U.S. Supreme Court to Decide Challenges to Student Debt Relief

Appellate & Trial Support   |   December 19, 2022
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Those with educational loans have likely been keeping up with the Biden Administration’s proposed student debt relief program, as well as the many legal challenges to that program. After the Administration announced the program on the basis of the Higher Education Relief Opportunities for Students Act of 2003 (“HEROES Act”), six states (Arkansas, Iowa, Kansas, Missouri, Nebraska and South Carolina) filed a complaint against the Administration and the Department of Education seeking immediate injunctive relief. Nebraska v. Biden, No. 22-cv-1040 (Oct. 21, 2022 E.D. Mo.).

The State’s complaint raised three claims: 1) violation of constitutional separation of powers; 2) violation of the Administrative Procedure Act (“APA”) exceeding statutory authority; and 3) violation of the APA due to arbitrary and capricious agency action. The Administration responded that procedurally, the States lacked standing, and on the merits, the proposed relief is authorized under the HEROES Act “to ameliorate the economic effects of [] national emergency.” The U.S. District Court for the Eastern District of Missouri agreed that the States lacked standing and accordingly dismissed the complaint for lack of jurisdiction.

On November 14, 2022, the States proceeded to appeal the dismissal to the U.S. Court of Appeals for the Eighth Circuit and seek an emergency motion for an injunction pending appeal, which the appellate court granted. Nebraska v. Biden, No. 22-3179 (Nov. 14, 2022 8th Cir.). In granting the emergency motion, the court found that Missouri (through the Missouri Higher Education Loan Authority (“MOHELA”)) had legal standing for the claims because “Missouri has shown a likely injury in fact that is concrete and particularized, and which is actual or imminent, traceable to the challenged action of the Secretary, and redressable by a favorable decision.” As to the merits and equity, the court held that “substantial questions of law [] remain to be resolved, [and] the equities strongly favor an injunction considering the irreversible impact the Secretary’s debt forgiveness action would have as compared to the lack of harm an injunction would presently impose [given the pause on repayment].” The Administration requested that any injunction be limited to the plaintiff States, but the appellate court determined such a limitation “would be impractical and would fail to provide complete relief to the plaintiffs.”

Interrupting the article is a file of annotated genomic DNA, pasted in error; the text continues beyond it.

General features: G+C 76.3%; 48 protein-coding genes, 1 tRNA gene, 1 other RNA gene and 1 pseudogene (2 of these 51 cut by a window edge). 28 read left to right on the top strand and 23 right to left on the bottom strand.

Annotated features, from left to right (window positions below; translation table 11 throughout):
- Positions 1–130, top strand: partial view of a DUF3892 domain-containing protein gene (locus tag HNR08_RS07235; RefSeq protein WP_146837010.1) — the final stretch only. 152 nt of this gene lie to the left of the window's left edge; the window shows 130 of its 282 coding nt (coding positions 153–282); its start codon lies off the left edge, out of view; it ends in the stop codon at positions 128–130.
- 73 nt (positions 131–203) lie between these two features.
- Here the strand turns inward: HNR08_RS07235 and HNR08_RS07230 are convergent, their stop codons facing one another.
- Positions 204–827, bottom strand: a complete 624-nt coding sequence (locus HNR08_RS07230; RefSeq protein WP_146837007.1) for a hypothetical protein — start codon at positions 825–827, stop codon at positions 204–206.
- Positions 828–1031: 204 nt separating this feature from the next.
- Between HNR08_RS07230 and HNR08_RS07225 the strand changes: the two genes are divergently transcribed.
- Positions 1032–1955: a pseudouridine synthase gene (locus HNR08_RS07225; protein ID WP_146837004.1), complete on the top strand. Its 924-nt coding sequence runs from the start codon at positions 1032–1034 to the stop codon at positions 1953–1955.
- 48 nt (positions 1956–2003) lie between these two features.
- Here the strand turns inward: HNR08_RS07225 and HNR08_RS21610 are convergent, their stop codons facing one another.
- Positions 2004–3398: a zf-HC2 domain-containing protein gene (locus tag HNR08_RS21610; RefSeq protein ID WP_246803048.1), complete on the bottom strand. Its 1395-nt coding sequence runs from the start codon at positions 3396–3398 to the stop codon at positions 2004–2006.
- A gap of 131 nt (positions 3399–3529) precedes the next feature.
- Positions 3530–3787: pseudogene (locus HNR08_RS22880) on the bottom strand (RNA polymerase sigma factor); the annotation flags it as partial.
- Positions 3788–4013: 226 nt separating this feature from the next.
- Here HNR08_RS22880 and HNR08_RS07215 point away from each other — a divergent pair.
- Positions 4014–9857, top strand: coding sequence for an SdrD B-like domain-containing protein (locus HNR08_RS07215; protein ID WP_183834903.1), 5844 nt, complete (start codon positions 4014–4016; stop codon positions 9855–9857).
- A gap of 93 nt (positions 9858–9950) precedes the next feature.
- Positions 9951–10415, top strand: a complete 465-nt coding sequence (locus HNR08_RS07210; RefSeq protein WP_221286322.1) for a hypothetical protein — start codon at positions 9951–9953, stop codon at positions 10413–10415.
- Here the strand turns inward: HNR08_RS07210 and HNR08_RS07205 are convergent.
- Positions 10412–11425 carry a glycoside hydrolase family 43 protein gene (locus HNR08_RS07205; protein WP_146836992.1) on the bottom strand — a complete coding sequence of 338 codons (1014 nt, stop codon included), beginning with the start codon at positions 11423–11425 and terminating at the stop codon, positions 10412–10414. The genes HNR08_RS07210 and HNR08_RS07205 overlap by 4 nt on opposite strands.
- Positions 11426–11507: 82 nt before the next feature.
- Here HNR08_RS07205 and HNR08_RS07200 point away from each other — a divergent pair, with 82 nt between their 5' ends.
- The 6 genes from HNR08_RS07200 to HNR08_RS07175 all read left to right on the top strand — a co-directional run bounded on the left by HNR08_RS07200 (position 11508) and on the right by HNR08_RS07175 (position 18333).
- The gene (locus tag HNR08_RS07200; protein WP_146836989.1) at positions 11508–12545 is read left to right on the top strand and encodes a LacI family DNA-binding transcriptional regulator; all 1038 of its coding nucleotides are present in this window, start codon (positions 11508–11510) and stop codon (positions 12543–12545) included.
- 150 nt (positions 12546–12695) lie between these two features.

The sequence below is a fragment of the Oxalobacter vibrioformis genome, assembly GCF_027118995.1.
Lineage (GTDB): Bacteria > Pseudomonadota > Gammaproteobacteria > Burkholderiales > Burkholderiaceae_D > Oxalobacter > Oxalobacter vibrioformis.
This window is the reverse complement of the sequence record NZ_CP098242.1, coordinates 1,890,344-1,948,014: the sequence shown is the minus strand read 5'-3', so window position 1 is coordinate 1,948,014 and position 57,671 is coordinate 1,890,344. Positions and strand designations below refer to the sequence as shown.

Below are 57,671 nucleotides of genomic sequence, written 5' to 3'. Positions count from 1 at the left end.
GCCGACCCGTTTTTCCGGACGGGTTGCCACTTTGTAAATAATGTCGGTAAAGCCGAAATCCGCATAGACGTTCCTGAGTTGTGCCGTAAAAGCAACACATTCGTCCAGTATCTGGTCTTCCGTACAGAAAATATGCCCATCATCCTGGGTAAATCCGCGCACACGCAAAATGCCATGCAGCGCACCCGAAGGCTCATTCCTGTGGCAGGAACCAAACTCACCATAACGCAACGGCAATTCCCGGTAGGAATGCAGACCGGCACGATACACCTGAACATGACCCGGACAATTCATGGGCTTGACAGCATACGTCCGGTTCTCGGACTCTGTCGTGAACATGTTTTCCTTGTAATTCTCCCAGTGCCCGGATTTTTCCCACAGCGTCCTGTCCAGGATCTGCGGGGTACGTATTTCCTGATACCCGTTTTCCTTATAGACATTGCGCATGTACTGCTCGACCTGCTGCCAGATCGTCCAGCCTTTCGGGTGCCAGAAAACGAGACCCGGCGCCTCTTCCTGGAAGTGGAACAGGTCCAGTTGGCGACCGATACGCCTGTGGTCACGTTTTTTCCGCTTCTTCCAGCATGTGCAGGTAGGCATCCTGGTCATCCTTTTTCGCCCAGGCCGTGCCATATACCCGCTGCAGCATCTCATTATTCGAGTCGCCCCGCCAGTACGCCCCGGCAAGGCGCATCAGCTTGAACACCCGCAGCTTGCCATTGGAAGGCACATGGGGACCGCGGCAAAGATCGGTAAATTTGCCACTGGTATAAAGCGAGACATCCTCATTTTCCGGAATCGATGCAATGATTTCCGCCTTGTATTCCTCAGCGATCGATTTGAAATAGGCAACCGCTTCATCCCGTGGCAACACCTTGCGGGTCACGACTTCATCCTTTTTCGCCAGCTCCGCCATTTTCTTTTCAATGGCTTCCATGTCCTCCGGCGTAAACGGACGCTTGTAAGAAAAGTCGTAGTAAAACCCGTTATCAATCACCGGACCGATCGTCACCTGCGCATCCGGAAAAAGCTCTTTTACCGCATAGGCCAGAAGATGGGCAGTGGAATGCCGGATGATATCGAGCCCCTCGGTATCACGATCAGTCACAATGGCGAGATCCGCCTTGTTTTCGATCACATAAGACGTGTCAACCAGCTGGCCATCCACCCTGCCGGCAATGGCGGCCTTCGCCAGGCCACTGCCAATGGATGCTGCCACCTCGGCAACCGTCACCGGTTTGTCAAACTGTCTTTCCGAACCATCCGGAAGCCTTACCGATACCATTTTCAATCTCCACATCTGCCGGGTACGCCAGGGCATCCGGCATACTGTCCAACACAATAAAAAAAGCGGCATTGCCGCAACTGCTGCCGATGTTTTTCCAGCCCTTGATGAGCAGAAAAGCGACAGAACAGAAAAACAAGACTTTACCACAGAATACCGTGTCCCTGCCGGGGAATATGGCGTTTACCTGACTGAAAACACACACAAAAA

The Administration applied to the Supreme Court of the United States to vacate or narrow the injunction entered by the Eighth Circuit pending further appellate proceedings. Alternatively, the Administration asked the Supreme Court to construe the application to vacate the injunction as a petition for a writ of certiorari, which operates as a request to hear the case on its merits. The Supreme Court decided to treat the application as a petition for a writ of certiorari before judgment and granted the same, but deferred vacating the Eighth Circuit’s injunction. The Court scheduled oral argument on the merits in February 2023 on the following questions: “(1) whether respondents have Article III standing, and (2) whether the plan exceeds the Secretary’s statutory authority or is arbitrary and capricious.”

So what does this all mean for those who have applied for student debt relief? The Eighth Circuit’s injunction remains in place pending the February 2023 oral arguments before the Supreme Court, but the Education Department has extended the repayment freeze until 60 days after the suit is resolved and no later than August 29, 2023. Check back in for updates following oral arguments before the Supreme Court.

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